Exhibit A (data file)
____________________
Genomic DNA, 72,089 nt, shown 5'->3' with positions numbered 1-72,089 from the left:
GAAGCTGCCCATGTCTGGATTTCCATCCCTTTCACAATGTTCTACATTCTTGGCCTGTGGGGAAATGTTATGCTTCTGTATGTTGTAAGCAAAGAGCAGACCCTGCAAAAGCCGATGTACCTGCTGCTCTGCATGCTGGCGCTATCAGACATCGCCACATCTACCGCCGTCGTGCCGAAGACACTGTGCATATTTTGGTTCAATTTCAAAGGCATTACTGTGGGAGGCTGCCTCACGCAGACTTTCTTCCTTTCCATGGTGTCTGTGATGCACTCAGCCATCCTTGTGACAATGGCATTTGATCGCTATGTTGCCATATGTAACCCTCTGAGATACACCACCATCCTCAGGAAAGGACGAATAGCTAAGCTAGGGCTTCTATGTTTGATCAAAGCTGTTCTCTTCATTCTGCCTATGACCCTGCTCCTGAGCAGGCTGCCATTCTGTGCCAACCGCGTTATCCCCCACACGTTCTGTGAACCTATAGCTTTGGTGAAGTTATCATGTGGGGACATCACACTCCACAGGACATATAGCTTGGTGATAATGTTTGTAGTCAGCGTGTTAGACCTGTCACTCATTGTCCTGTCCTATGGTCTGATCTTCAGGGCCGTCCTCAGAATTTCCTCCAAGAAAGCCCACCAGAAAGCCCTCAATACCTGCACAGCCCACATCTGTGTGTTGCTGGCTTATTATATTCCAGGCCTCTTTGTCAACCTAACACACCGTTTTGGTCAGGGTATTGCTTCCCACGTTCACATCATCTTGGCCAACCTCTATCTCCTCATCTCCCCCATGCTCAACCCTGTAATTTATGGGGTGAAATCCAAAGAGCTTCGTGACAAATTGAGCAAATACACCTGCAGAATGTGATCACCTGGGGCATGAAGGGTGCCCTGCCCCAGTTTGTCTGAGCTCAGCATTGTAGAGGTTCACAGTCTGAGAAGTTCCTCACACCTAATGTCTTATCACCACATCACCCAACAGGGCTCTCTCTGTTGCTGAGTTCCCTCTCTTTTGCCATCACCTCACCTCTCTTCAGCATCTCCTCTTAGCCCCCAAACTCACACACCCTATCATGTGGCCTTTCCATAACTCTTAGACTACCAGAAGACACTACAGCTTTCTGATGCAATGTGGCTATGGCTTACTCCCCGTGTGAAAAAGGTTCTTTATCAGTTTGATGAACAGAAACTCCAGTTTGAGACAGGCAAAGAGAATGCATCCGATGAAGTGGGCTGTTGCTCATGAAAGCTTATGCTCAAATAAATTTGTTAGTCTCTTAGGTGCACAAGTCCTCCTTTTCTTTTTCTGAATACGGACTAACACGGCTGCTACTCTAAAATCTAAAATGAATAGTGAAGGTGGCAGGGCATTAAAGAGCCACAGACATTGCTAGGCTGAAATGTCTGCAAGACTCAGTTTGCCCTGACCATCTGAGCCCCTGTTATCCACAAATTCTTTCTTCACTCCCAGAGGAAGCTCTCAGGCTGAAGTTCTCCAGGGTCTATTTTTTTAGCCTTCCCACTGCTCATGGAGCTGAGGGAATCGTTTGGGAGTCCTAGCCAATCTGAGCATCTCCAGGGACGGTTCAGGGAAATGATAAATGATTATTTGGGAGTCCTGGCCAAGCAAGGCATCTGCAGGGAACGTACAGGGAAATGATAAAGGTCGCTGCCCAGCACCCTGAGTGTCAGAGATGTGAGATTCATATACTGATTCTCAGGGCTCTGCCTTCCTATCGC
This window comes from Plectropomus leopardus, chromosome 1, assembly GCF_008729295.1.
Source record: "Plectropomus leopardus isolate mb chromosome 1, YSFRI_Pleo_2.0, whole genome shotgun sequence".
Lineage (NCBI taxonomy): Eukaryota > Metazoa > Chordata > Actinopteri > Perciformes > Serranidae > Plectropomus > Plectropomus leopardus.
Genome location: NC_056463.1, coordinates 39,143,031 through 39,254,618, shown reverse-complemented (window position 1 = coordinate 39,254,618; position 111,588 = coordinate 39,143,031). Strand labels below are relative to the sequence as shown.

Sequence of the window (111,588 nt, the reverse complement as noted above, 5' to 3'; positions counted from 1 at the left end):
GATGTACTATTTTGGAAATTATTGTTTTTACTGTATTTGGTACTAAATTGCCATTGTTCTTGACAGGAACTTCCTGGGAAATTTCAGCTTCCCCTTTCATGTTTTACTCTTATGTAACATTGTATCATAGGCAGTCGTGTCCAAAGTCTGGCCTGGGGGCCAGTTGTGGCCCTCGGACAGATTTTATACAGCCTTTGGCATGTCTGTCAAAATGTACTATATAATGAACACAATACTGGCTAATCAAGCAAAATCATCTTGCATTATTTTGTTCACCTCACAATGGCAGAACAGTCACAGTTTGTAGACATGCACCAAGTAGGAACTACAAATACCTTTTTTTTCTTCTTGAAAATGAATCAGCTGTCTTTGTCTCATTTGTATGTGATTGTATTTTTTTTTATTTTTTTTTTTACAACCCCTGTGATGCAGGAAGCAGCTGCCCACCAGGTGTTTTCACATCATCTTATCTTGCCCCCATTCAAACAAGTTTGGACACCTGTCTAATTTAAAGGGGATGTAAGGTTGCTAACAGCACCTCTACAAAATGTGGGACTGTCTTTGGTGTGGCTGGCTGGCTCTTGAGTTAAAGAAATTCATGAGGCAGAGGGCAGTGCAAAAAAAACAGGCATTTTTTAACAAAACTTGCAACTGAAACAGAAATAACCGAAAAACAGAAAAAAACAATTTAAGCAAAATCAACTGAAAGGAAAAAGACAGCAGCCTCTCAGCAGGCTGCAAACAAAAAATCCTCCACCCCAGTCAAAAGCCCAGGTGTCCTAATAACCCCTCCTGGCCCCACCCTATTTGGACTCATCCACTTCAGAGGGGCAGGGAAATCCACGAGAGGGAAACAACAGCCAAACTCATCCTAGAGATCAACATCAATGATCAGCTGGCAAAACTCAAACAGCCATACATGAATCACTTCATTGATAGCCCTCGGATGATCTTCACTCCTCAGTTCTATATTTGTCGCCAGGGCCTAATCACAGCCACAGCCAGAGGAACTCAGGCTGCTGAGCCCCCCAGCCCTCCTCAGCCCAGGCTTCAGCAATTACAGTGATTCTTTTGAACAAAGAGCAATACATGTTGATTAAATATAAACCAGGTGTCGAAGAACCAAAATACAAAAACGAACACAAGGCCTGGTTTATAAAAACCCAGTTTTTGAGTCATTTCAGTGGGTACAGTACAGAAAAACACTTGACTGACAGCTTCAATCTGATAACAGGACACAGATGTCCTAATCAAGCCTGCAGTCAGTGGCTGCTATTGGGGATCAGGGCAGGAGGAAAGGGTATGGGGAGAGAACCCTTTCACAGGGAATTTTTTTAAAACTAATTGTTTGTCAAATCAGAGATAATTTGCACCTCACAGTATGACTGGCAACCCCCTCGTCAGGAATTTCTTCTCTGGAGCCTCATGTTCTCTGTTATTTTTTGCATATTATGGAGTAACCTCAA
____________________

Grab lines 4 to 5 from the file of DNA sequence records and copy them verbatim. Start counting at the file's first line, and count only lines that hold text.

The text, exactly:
Source record: "Plectropomus leopardus isolate mb chromosome 1, YSFRI_Pleo_2.0, whole genome shotgun sequence".
Lineage (NCBI taxonomy): Eukaryota > Metazoa > Chordata > Actinopteri > Perciformes > Serranidae > Plectropomus > Plectropomus leopardus.